It is our intent to support you, our talented and dedicated artist, during this transition. 

Yours sincerely,

Stephanie Leichtweis

President, North American Crafts

Cc: Keith Howard

…and there you have it. Add to your stash now, and be sure to keep an eye on your favorite artists. They need support!

Starbucks Mug Rug Swap

I liked my first Instagram swap so much that I joined a second one! It’s the #starbucksmugrugswap.

The Ohio mug is what I bought for my assigned partner, who wrote that she likes Heather Ross fabrics (I sadly have none!) and Alison Glass (I have to save those for the Thiel Quilt Bee!) so, I chose my Gardenvale charm pack. I think it’s got a similar cheerful look.

The mug cozy ties on with vintage ribbons. I made sure to stitch over them many times in the seam so they are held in tight, and I dipped each end into some fray stop. I tied it on and held the mug in my hand, boy, it sure felt sassy! I like it!! and I need to make myself one, now.

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If you make a similar big bow mug cozy, share a picture with me. I’d love to see it.

This one works well in that the bow can be tied onto the mug opposite the side your face would be sipping from. The bow isn’t in your way, and everyone can take a look at it.

 

 

2018 Quilter’s Planner Covers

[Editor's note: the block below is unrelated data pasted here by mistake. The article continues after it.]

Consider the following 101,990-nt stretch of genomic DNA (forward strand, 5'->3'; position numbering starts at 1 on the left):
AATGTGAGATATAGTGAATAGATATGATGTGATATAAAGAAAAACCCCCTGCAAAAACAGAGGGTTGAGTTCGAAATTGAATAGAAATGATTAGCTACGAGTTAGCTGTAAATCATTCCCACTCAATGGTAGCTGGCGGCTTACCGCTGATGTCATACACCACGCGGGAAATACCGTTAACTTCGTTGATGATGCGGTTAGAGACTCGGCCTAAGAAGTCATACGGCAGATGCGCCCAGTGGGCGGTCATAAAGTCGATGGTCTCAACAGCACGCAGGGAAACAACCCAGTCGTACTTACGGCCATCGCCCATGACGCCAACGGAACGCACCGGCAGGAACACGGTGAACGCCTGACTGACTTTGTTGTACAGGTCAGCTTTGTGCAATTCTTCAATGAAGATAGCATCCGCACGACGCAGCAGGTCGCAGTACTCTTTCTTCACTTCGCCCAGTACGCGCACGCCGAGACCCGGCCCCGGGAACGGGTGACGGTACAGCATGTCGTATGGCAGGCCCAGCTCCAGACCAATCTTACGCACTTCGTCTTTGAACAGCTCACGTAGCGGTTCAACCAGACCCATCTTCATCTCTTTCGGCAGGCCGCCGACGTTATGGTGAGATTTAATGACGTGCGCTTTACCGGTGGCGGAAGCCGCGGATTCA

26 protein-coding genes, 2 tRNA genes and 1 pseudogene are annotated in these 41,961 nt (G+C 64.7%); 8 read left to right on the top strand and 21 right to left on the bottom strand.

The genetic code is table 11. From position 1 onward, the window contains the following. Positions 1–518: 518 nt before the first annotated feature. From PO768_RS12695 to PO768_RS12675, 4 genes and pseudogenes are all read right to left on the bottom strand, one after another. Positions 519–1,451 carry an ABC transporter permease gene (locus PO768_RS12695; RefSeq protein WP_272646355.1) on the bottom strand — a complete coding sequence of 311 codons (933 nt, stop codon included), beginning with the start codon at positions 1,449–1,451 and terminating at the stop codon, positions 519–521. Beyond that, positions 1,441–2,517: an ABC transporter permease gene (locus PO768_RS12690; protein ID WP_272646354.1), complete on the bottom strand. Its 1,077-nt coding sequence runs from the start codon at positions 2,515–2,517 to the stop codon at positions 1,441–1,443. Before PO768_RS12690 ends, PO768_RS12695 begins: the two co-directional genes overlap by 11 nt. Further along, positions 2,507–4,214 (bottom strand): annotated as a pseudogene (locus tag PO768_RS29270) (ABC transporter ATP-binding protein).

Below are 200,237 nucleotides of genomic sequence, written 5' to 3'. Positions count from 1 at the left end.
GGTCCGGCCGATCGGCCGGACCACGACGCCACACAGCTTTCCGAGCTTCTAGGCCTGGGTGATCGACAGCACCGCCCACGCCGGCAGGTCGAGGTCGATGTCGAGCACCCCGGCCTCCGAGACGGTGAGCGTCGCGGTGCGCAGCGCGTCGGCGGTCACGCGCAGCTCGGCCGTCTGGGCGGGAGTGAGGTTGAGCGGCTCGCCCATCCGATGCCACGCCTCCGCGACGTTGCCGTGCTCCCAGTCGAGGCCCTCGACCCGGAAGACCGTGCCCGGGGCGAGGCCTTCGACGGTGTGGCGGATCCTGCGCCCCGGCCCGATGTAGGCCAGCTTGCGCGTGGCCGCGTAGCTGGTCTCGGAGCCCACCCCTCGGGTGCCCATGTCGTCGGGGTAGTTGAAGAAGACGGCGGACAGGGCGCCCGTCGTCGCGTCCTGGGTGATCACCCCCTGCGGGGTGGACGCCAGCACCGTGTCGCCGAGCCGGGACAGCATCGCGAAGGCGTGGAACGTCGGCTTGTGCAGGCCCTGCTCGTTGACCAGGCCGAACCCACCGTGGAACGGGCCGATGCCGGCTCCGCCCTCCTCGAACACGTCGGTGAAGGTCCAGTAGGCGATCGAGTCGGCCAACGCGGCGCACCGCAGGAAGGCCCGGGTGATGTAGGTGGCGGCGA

My mom and I made Zippy Covers for our 2018 Quilter’s Planners. Find the free pattern and tutorial here.

I can’t help but wonder, is this the year we become more organized? Or, is this the year we become more inspired, causing us to want to make more projects in the same frame of time we scrambled to manage last year? Only time will tell.

Look at how cute our covers came out though!

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@amoviegirl

Our Instagram handles are under the respective photo, and, check out our posts for more details, images and inside sneak peeks!

Update 1/11/18 Our planner covers were shared in this fun article, a story about planner covers! Check it out, some of those covers are works of art!

 

 

Andrew’s Lakardia Cross Quilt

 

My friend Andrew contacted me nearly a year ago and asked about my sewing him a quilt. You see, he’s got this big trip planned, a drive all over the United States, and he wanted to have a quilt made for the journey. Recollections of my own time wandering out West instantly came to mind: red rock, gold sun, and blue sky. I thought my visions could translate into a really beautiful quilt and so I said yes.

I had seen fabrics in such colors designed by nearby artist April Rhodes. I don’t know April, but we do have friends in common. I also shop at her mother’s store, Sew to Speak. My plan evolved quickly to not only to send Andrew off with a piece in specific colors, but to incorporate as much Central Ohio talent and substance as possible. So, off to Sew to Speak I went. The colors I envisioned were right there waiting for me.IMG_0913

In the mix went some of April’s fabrics (mostly from her Observer collection), a few Essex linens, and a print of tiny bird feet. Aren’t these gorgeous?

I had to then come up with a pattern, too, so I’d know how much to buy. If you want to make a similar quilt, make a note to buy equal amounts of light and dark fabrics. I later had to add in other darks to balance out what you see in this picture: Art Gallery solid denim in Wicked Sky, and another from April’s Observer line.